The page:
By John McClaughry
In Vermont Digger’s article on the $15 minimum wage bill about to pass the Senate, Gov. Phil Scott’s spokesperson Rebecca Kelley is quoted as saying that the governor “could support a minimum wage increase if the proposal included provisions to prevent adverse economic impacts of such a hike.” Great idea! Lay the higher minimum wage burden on small businesses, then contrive to have the taxpayers (who else? Mexico?) subsidize the small businesses for their losses. Brain dead doesn’t seem too harsh a verdict for this sort of thinking.
The hard fact is that when the government mandates a wage above the market wage, some people will see a bigger paycheck, but some other people will disappear from the labor force as businesses can’t afford to pay them that much. What about them? They are typically low-skilled young, minority, part-time workers. What are their opportunities to climb the income ladder, when the bottom legs of that ladder are closed off to them?
Most of the jobs paying at or near the minimum wage are created by small businesses, including agriculture. Forcing those businesses to pay more creates a strong temptation to relocate elsewhere, automate jobs, or go out of business. Where does that leave the young, low-skilled would-be worker? Out on the street, with all the temptations and vices that often brings.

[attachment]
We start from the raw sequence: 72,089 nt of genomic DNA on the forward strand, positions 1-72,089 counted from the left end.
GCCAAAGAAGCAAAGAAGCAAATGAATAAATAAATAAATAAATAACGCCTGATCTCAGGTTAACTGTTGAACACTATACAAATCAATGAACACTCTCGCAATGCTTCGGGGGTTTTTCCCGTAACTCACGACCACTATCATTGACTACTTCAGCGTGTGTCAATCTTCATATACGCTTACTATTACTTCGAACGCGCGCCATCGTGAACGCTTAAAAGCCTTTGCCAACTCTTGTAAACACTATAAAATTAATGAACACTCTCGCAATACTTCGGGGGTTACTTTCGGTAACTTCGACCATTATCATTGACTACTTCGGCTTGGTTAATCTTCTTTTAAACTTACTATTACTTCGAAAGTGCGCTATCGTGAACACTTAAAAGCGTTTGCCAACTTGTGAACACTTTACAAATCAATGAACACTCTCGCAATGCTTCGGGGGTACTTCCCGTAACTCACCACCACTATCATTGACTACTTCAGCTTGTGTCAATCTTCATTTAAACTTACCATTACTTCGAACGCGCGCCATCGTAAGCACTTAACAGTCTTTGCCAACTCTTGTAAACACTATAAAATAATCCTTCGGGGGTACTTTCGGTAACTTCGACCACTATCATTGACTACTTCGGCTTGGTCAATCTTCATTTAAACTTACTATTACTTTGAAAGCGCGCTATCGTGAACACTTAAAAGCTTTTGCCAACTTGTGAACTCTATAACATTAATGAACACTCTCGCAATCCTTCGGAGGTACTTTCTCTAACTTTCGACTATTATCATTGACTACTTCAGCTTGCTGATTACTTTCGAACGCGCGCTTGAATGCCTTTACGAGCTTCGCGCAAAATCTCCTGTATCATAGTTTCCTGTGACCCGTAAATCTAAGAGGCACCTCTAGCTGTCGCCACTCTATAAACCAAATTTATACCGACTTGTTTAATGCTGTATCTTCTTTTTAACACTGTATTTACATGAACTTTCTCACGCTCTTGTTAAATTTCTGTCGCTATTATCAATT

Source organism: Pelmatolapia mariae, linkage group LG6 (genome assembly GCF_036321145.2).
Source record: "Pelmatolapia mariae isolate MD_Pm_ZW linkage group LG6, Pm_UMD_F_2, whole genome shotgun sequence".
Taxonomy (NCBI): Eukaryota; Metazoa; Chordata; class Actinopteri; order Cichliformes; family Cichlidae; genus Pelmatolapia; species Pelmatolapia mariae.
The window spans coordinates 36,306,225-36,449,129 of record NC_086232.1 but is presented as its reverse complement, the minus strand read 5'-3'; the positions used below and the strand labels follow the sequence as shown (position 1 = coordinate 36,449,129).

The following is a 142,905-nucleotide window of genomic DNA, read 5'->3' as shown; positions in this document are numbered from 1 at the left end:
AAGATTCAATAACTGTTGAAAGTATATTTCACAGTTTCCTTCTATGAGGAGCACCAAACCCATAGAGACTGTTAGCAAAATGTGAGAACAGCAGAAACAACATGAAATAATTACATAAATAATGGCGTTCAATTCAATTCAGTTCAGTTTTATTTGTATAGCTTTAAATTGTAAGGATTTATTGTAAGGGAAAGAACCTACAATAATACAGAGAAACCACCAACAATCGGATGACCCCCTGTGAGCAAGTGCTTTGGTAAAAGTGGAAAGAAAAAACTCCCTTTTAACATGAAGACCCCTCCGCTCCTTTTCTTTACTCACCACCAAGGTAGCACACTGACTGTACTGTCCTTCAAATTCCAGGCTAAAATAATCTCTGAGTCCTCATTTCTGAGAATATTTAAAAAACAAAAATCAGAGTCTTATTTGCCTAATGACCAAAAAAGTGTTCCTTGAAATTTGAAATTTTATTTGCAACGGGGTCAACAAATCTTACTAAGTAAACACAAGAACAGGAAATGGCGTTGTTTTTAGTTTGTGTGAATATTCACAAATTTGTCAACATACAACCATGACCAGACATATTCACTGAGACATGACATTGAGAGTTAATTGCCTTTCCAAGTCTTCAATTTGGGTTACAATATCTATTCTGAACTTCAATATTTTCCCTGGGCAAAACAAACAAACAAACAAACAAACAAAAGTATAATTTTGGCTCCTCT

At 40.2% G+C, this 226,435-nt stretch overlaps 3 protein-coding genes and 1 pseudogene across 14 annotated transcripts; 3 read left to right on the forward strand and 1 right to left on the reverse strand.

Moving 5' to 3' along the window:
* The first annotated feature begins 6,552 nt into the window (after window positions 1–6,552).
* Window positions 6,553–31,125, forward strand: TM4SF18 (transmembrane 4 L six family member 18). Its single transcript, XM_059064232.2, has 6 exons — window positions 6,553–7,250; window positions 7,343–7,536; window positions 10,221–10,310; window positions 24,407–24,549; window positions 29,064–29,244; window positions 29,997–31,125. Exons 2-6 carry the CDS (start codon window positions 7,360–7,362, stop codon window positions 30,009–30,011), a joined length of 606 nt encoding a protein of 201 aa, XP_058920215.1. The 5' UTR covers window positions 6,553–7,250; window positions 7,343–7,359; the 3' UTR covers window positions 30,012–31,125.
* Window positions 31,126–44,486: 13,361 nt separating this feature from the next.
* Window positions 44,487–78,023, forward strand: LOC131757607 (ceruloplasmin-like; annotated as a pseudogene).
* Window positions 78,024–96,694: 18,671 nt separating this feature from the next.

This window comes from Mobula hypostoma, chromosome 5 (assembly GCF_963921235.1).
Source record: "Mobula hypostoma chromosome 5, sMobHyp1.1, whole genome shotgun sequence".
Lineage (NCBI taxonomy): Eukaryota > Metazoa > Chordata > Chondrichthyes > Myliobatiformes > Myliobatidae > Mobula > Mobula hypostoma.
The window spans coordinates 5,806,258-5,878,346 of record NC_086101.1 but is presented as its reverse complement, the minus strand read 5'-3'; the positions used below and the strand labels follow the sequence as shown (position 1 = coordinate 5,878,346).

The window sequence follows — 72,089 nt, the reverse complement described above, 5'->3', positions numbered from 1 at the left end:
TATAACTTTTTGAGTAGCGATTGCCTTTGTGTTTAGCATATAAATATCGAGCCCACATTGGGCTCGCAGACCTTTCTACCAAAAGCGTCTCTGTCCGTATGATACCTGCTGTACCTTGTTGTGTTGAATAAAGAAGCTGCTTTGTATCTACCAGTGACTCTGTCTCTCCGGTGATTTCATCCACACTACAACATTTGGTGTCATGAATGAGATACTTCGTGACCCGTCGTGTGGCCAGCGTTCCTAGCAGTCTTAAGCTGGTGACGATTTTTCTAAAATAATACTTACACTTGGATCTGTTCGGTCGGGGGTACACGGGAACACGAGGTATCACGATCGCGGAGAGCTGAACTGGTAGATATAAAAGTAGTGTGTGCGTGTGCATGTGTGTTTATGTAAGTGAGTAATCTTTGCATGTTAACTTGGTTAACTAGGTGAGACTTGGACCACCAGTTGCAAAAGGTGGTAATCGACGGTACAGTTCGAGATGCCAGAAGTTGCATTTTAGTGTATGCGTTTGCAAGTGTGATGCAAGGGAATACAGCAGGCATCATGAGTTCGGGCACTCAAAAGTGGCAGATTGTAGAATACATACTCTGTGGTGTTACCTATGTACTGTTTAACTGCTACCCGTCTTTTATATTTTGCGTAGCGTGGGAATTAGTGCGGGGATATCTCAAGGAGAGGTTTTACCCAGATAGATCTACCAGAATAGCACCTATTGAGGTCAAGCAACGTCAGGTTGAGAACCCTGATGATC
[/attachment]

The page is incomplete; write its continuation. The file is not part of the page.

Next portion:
There’s nothing new about this analysis. As I wrote in June 1993: “Increasing the Vermont minimum wage will simply demonstrate, once again, that the legislature is under the control of people with no knowledge of economics, plus liberals who believe that government should mandate higher incomes for their favored constituencies, plus plain cowards who hope that the victim of the minimum wage (largely unorganized and voiceless) will blame the loss of their jobs on something else. Raising the minimum wage is one more sure step toward destroying what little is left of Vermont’s economic competitiveness. Worse yet, it is a crime against the people who are supposed to be helped.”
John McClaughry is vice president of the Ethan Allen Institute. Reprinted with permission from the Ethan Allen Institute Blog.